I will say there is one thing I miss with a server, and it doesn't have anything to do with sound quality or convenience. I love music and am very interested in players, producers, engineers, etc. I use iTunes on a Mac mini with a BAD (big assed drive) and an iTouch running the signal emulator for a remote. As convenient as it is, there are times when I want to know who that guitarist was, who engineered or mastered a great recording, etc. I know this has little or nothing to do with your question, but it and the limited ability to manage classical recordings do frustrate me a little on the server side.

 

For the record, 15 years ago I owned a Mark Levinson 31.5 transport and 30.6 DAC. About 26K worth of CD player. Servers did not exist at that point. However the Levinson actually used a cache/buffer to allow for error correction. As far as I know it didn't re-read the disk, but the concept has been around for a long time.

 

Do keep in mind that, valid as your point about transports may be, there are relatively few DACS available today. DVD Audio and SACD effectively killed the market segment about 8 years ago, since they would not allow their signal to leave a transport in a digital bitstream. Unfortunately it set high end digital back a good ways. So a lot of the expense of the big dog CD players is in the DAC. And the gorgeous metalwork is not cheap either although it contributes nothing to the sound quality.

 

Much as I enjoy my server based system, I still turn to the ARC when I want to listen critically. Or my turntable. I think that will change with some of the more upscale DAC's coming on the market. ARC will have a USB DAC available in May and I have already ordered a couple.

 

Audio Research DAC8, Mac mini w/8g ram, SSD, Amarra full version, Audio Research REF 5SE Preamp, Sutherland Phd, Ayre V-5, Vandersteen 5A\'s, Audioquest Wild and Redwood cabling, VPI Classic 3 w/Dynavector XX2MkII

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It's a great answer, Rom, especially given that the question was more of an opening for discussion than anything I expected a definitive answer to. I know that in the rarefied air of the high end, great attention is paid to the smallest details of any electrical or mechanical component and that there are incremental improvements to be found in those details. But I suspect you're right in your guess that the DAC is probably most of it. The good news is that good quality DACs, for those of us (me) looking to make the most of every $500 are getting less expensive and more readily available. I can only guess that will become even more the case as computer-sourced music becomes more popular. In the meantime, here where I'm sweating the details of every dollar spent (and spending most of it on music!) to see if I can't push my audiophool status just that much closer to audiophile, I take comfort in my belief that great music sounds great on marginal equipment and bad writing, performance, recording and mastering aren't helped by the best equipment in the world. In fact, sometimes the sins are just painfully revealed.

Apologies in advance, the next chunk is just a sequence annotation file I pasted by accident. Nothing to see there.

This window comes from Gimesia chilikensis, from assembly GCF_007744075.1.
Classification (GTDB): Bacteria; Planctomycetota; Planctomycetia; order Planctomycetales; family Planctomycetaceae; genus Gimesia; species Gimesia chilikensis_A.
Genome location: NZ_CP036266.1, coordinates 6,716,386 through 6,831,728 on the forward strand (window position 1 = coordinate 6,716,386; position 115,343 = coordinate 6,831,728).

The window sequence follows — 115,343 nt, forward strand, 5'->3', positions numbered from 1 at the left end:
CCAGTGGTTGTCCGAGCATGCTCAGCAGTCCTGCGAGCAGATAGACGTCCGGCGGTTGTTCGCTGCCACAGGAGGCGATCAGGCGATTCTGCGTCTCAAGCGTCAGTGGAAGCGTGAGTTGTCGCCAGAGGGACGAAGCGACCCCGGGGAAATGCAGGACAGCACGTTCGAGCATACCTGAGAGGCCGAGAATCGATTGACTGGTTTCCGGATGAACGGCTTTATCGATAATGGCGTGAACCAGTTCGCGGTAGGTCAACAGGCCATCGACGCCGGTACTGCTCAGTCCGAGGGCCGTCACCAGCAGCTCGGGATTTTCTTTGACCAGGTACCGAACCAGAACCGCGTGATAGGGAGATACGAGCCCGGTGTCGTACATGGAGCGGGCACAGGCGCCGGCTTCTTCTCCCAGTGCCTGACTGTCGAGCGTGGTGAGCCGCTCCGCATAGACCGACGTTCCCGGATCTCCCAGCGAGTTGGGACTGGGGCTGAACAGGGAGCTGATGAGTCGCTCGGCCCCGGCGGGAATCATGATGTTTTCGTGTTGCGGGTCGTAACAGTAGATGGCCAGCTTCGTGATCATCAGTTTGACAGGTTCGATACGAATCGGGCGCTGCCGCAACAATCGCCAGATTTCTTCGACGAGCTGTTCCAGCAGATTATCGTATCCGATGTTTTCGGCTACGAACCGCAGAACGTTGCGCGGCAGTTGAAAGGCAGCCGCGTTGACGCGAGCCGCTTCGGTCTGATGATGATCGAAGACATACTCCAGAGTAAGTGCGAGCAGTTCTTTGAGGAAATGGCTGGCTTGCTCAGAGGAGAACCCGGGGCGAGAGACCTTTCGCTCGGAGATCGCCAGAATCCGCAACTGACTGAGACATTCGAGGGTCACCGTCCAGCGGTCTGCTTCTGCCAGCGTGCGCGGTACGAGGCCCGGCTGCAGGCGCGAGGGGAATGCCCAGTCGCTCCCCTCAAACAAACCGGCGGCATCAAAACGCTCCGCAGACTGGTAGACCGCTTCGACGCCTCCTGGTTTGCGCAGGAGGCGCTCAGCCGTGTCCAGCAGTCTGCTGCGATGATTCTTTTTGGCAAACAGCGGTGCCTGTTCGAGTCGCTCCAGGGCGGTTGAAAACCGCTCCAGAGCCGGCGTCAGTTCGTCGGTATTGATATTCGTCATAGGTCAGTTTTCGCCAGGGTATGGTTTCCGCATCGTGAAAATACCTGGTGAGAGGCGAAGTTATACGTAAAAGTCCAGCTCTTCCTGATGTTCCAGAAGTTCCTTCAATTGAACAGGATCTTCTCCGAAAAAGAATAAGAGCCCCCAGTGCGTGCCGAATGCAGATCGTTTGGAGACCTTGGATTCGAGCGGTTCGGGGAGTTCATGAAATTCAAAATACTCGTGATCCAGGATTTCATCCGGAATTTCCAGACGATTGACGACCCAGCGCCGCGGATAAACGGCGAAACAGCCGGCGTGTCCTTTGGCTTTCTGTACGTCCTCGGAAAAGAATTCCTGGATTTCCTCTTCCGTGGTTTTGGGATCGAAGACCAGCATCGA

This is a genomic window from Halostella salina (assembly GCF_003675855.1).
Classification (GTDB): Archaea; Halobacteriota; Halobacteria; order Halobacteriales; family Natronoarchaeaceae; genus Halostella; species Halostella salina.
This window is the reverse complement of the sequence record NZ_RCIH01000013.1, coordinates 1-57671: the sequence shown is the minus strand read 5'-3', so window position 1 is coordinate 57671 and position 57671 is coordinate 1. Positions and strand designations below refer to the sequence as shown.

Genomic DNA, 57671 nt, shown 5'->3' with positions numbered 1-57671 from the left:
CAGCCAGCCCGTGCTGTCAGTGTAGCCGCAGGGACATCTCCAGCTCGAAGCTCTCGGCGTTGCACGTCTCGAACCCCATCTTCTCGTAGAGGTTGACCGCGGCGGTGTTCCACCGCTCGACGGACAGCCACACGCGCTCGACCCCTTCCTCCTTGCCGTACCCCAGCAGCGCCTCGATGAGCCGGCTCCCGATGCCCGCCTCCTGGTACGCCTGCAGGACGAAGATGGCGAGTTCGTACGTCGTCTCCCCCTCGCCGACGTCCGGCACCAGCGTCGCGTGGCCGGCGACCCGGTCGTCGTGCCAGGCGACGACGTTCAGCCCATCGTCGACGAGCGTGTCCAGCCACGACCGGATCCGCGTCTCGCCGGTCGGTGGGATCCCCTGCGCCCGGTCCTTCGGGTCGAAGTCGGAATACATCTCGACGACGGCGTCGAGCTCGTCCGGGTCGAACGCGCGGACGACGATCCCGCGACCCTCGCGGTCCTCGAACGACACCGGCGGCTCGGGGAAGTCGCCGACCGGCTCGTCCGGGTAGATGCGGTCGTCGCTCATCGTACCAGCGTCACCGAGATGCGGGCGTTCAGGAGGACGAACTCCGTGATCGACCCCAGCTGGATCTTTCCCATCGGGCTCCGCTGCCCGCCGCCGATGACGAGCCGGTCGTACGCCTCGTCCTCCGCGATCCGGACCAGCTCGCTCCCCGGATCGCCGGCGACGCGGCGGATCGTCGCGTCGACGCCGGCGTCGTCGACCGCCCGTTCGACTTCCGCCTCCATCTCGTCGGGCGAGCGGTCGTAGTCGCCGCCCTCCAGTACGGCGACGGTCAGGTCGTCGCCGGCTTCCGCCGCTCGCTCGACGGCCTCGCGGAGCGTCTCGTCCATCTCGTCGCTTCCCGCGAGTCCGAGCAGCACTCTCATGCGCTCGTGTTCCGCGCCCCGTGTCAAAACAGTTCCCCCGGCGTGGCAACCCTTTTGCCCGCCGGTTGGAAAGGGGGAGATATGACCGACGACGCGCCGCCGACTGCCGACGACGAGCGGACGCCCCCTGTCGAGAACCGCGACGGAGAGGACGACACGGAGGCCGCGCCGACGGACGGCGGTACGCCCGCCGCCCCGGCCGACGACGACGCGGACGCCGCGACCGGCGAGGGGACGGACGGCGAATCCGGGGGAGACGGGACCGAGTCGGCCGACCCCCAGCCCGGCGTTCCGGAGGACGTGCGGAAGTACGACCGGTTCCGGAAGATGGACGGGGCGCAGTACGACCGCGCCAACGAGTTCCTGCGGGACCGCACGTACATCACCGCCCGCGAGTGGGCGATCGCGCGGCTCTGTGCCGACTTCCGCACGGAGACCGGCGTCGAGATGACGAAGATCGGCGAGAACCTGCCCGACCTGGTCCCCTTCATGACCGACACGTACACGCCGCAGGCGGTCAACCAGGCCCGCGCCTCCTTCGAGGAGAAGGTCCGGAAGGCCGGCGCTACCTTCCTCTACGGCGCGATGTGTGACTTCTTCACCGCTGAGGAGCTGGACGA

Right now, I'm listening to Van Morrison's "It's Too Late To Stop Now." Do you know it? It is one of those rare live popular music albums that is really well done. There are horns, strings, background singers and a full R&B band that all seem to understand that sometimes the greatest musical statement is NOT playing that note. And it is recorded and mastered appropriately. There is air and space and ambiance in the thing. It's a 2-disc set, though, and I lost disc 1 somewhere along the line. Desperate, one day I downloaded it off of iTunes, so right now, I'm listening to it as a 128kbps file, straight out of my Mac's headphone jack, into my Senns. But even in that highly compromised form, it sounds better than most modern pop recordings with their digital compression and horrid, bright eq. I just try to keep it in perspective.

 

And with that said. I'd love to hear that cdp of yours! What do you play it through?

 

Tim

 

 

 

I confess. I\'m an audiophool.

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I'm a Van fan so I will have to check it out. Another great live double disk set is one by Delbert McClinton that he put out a few years ago. Like Van, Delbert is getting up there but this live set recorded from a performance for a radio station in Norway, just smokes.

 

The rest of my system is an Audio Research REF3 preamp, Classe CA-M400 monoblocks, Audioquest Signature interconnects and Audioquest Everest speaker cable. Surround is not a priority for me but it is handled by a Classe SSP-600, a Proceed PMDT, one of about three still working in the world, and a Proceed Amp 5 for the surrounds. Front speakers are Vandersteen 5A's. I don't use a center or a sub.

 

Audio Research DAC8, Mac mini w/8g ram, SSD, Amarra full version, Audio Research REF 5SE Preamp, Sutherland Phd, Ayre V-5, Vandersteen 5A\'s, Audioquest Wild and Redwood cabling, VPI Classic 3 w/Dynavector XX2MkII